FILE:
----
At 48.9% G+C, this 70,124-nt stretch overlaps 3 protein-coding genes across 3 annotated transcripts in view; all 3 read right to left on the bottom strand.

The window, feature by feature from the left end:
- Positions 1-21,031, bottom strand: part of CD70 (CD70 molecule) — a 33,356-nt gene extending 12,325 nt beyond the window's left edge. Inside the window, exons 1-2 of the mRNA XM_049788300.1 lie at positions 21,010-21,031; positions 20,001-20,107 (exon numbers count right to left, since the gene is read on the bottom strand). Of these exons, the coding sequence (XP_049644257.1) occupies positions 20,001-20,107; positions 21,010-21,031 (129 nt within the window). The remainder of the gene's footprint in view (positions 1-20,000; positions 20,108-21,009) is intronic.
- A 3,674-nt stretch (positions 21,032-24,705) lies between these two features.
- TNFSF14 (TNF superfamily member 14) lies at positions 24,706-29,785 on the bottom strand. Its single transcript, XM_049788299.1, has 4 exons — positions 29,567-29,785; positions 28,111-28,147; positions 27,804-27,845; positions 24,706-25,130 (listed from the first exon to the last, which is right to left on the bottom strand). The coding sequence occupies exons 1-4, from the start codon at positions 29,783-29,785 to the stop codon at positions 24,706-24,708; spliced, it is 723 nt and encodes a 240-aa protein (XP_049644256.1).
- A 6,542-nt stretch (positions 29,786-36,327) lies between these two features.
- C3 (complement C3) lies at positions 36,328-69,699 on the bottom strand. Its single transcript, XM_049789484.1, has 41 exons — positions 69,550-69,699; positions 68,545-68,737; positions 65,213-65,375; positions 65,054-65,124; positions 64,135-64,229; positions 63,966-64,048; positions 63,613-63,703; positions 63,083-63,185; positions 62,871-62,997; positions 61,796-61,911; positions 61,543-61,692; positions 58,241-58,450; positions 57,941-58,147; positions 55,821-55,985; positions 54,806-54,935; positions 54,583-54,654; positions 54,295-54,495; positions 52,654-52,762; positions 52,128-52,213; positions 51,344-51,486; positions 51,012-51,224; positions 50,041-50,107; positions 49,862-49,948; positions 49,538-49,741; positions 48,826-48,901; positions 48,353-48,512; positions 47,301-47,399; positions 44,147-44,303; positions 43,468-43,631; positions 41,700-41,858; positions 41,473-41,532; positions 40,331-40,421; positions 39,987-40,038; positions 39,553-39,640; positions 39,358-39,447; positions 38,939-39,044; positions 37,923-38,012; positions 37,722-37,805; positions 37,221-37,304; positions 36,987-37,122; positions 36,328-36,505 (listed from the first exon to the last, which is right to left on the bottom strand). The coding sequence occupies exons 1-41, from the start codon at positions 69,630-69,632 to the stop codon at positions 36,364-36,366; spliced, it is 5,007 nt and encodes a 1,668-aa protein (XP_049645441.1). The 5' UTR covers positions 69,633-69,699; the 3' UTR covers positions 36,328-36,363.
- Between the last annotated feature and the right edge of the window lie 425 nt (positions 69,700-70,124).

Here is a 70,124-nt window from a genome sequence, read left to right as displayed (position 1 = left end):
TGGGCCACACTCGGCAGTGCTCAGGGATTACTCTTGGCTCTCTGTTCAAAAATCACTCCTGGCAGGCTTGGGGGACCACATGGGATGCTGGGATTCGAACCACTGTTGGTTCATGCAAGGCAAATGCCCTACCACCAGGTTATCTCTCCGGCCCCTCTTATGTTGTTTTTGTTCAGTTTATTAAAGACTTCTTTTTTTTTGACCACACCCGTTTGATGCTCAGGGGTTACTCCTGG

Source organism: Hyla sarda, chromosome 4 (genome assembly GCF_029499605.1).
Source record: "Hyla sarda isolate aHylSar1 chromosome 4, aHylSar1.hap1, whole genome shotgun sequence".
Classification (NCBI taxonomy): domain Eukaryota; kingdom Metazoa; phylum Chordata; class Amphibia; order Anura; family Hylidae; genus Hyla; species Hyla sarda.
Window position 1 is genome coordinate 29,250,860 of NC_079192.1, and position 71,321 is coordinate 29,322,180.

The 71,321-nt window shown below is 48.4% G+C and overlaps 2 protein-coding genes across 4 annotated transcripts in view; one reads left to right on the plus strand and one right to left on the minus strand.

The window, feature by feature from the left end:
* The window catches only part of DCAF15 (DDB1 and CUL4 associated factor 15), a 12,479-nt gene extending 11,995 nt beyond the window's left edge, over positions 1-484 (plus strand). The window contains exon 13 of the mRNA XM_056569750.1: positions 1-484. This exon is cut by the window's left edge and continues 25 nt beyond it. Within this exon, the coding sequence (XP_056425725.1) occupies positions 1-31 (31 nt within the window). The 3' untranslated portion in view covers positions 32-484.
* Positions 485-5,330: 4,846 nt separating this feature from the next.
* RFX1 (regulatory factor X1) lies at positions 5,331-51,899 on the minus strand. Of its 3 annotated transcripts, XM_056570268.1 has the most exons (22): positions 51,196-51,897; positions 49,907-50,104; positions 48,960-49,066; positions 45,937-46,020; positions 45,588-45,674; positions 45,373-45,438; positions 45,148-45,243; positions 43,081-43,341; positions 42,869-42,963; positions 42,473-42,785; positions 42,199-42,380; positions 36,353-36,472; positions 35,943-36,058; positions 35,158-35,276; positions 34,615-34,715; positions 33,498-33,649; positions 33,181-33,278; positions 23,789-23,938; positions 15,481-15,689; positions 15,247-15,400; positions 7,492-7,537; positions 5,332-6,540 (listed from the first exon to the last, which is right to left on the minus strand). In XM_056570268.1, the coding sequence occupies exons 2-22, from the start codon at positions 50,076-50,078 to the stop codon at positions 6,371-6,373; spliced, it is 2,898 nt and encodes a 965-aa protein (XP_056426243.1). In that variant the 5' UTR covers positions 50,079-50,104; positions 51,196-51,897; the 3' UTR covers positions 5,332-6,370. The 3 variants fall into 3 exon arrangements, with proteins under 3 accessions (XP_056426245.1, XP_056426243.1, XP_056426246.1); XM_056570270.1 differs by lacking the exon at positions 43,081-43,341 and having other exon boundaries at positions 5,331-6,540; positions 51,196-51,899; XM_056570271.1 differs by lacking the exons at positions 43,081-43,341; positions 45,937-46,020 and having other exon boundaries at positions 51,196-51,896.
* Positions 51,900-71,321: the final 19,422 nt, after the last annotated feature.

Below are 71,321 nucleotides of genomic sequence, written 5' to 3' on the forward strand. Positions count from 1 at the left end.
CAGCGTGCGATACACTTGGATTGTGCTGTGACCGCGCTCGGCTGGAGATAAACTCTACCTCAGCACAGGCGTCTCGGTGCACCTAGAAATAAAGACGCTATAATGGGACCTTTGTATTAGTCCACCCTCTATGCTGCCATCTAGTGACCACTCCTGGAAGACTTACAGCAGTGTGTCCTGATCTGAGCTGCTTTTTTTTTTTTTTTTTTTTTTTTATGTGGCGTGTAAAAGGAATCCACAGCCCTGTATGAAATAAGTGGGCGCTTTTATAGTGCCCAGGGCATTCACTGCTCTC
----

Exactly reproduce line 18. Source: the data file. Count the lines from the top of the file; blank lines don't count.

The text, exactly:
* Positions 485-5,330: 4,846 nt separating this feature from the next.